Poland's new government changes head of NATO experts' office in night raid

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Officials of Poland's new right-wing government, backed by troops, entered the office of a fledgling NATO counterintelligence center shortly after midnight Friday to replace the head of the center with a person loyal to the new leadership.

The previous head, Col. Krzysztof Dusza, failed to act on a dismissal order last week, said Bartlomiej Misiewicz, a defense ministry official. He said Dusza's license to access classified information was recently lifted and he could not continue in the post.

There was no resistance, and Dusza wasn't there, but the head of the center was able to enter.

There was no explanation from the government for the dramatic swoop at 1:30 a.m.

The center is still being formed and is renting space from Polish military counterintelligence.

The new Law and Justice government has been replacing top staff at all of the nation's security services.

Dusza, speaking on TVN24, said he had not received a dismissal document and believed he is still the head of the center.

The incident sparked an angry reaction from the political opposition.

"I believe it has never happened in the history of NATO that a member state attacked a NATO outpost," said Tomasz Siemoniak, who was defense minister in Poland's previous centrist government.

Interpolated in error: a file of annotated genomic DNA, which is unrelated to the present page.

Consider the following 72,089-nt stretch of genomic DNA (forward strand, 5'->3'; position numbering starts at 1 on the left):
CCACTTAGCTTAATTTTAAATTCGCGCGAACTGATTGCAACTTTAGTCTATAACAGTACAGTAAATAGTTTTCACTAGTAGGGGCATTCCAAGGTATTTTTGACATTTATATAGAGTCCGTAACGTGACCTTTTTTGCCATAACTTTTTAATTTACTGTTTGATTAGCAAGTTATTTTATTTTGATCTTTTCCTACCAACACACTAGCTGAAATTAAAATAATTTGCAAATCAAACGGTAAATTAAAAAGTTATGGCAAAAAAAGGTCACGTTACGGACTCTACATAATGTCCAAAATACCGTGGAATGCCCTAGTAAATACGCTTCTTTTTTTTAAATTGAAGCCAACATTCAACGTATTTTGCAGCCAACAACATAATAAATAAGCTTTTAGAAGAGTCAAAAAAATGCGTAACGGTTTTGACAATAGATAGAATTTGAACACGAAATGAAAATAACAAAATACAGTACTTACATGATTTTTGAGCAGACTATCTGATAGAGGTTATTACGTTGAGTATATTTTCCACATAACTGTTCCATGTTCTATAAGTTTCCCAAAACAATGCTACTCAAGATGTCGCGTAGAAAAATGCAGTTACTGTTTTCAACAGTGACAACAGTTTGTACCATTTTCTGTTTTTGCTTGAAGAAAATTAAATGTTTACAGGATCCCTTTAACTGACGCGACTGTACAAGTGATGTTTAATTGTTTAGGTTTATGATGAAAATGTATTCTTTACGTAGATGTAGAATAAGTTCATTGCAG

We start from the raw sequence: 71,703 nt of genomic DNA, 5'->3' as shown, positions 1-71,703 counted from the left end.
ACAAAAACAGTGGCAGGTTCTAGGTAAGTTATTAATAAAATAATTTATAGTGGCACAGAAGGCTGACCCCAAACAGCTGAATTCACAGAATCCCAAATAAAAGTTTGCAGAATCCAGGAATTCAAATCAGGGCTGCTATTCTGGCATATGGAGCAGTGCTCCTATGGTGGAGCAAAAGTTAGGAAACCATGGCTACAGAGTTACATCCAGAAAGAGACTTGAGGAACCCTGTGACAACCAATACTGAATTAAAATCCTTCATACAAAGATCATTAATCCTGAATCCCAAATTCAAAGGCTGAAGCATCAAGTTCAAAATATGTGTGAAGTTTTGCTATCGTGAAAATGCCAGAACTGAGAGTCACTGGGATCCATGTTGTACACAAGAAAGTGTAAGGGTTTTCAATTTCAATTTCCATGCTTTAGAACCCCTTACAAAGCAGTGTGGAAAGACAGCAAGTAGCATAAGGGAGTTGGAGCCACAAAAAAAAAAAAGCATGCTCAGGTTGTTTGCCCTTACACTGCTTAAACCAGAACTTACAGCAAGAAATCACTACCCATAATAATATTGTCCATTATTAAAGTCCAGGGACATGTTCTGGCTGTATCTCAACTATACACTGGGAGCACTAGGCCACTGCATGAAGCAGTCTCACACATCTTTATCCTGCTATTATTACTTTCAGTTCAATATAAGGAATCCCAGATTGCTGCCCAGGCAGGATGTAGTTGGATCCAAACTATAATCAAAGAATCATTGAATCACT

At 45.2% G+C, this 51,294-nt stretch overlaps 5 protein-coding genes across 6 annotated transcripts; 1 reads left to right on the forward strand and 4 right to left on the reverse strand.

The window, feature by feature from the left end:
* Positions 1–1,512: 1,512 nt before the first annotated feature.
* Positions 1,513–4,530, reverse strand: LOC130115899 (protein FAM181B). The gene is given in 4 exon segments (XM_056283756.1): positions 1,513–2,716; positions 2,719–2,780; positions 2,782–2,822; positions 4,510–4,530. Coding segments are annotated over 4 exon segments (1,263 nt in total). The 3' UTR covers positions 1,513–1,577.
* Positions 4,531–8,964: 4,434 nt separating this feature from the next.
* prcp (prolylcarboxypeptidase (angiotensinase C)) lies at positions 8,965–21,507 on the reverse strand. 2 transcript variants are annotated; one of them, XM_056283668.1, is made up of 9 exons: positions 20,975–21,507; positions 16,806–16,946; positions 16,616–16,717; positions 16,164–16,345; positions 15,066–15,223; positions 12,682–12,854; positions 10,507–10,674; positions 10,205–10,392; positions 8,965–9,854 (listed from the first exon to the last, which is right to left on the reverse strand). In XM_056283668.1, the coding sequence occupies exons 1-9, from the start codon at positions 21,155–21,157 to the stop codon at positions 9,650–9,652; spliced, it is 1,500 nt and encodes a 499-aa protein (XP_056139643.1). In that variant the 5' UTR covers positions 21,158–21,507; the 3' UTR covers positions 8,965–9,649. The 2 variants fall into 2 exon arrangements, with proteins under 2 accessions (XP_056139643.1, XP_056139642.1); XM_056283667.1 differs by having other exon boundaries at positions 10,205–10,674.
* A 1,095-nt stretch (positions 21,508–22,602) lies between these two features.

That proved to be an overstatement.

"This is an issue for the Polish authorities," said a NATO official in Brussels, who spoke on condition of anonymity because he is not authorized to make public statements.

"The Counter Intelligence Center of Excellence in Poland has not yet been accredited by NATO," he said.

The official said NATO centers of excellence are "are international research centers, which are nationally or multi-nationally funded and staffed, and work alongside the alliance, but they are not NATO bodies."

The one in Warsaw is being jointly organized by Poland and Slovakia and is to be based in Krakow, in southern Poland.

Poland had been in political crisis since Law and Justice took power in mid-November. The party's attempts to put its supporters on the Constitutional Tribunal — refusing to allow three judges chosen legally by the previous government onto the court — has sparked a deep crisis.

Opposition to the way that the party is consolidating power brought out tens of thousands of protesters last weekend and more rallies across Poland are planned for Saturday.


Associated Press writers John-Thor Dahlburg in Brussels and Vanessa Gera in Warsaw contributed to this report.